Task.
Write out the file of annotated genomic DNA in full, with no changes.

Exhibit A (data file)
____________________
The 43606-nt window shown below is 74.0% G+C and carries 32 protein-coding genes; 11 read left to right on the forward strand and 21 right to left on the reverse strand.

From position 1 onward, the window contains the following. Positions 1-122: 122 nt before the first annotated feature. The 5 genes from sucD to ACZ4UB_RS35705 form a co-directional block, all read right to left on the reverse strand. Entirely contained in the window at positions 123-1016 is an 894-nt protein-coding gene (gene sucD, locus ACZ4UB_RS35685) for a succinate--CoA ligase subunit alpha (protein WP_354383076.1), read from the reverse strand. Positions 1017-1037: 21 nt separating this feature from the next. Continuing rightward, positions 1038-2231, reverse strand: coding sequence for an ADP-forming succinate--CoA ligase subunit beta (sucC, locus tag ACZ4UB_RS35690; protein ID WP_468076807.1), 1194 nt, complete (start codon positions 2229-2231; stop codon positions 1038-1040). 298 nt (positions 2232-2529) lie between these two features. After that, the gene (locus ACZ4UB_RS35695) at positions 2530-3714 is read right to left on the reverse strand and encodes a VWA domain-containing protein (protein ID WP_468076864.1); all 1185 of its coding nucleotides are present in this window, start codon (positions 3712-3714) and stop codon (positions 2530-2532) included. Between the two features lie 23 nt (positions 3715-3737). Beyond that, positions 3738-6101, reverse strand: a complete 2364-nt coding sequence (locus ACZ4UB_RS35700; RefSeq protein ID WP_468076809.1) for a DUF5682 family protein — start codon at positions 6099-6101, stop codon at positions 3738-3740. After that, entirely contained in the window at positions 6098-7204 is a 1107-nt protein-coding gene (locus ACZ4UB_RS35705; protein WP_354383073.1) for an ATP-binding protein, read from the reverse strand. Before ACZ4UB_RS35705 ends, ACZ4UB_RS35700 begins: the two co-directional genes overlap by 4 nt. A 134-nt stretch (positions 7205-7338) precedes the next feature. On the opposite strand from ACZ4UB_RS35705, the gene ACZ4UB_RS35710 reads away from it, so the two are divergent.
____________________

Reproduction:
The 43606-nt window shown below is 74.0% G+C and carries 32 protein-coding genes; 11 read left to right on the forward strand and 21 right to left on the reverse strand.

From position 1 onward, the window contains the following. Positions 1-122: 122 nt before the first annotated feature. The 5 genes from sucD to ACZ4UB_RS35705 form a co-directional block, all read right to left on the reverse strand. Entirely contained in the window at positions 123-1016 is an 894-nt protein-coding gene (gene sucD, locus ACZ4UB_RS35685) for a succinate--CoA ligase subunit alpha (protein WP_354383076.1), read from the reverse strand. Positions 1017-1037: 21 nt separating this feature from the next. Continuing rightward, positions 1038-2231, reverse strand: coding sequence for an ADP-forming succinate--CoA ligase subunit beta (sucC, locus tag ACZ4UB_RS35690; protein ID WP_468076807.1), 1194 nt, complete (start codon positions 2229-2231; stop codon positions 1038-1040). 298 nt (positions 2232-2529) lie between these two features. After that, the gene (locus ACZ4UB_RS35695) at positions 2530-3714 is read right to left on the reverse strand and encodes a VWA domain-containing protein (protein ID WP_468076864.1); all 1185 of its coding nucleotides are present in this window, start codon (positions 3712-3714) and stop codon (positions 2530-2532) included. Between the two features lie 23 nt (positions 3715-3737). Beyond that, positions 3738-6101, reverse strand: a complete 2364-nt coding sequence (locus ACZ4UB_RS35700; RefSeq protein ID WP_468076809.1) for a DUF5682 family protein — start codon at positions 6099-6101, stop codon at positions 3738-3740. After that, entirely contained in the window at positions 6098-7204 is a 1107-nt protein-coding gene (locus ACZ4UB_RS35705; protein WP_354383073.1) for an ATP-binding protein, read from the reverse strand. Before ACZ4UB_RS35705 ends, ACZ4UB_RS35700 begins: the two co-directional genes overlap by 4 nt. A 134-nt stretch (positions 7205-7338) precedes the next feature. On the opposite strand from ACZ4UB_RS35705, the gene ACZ4UB_RS35710 reads away from it, so the two are divergent.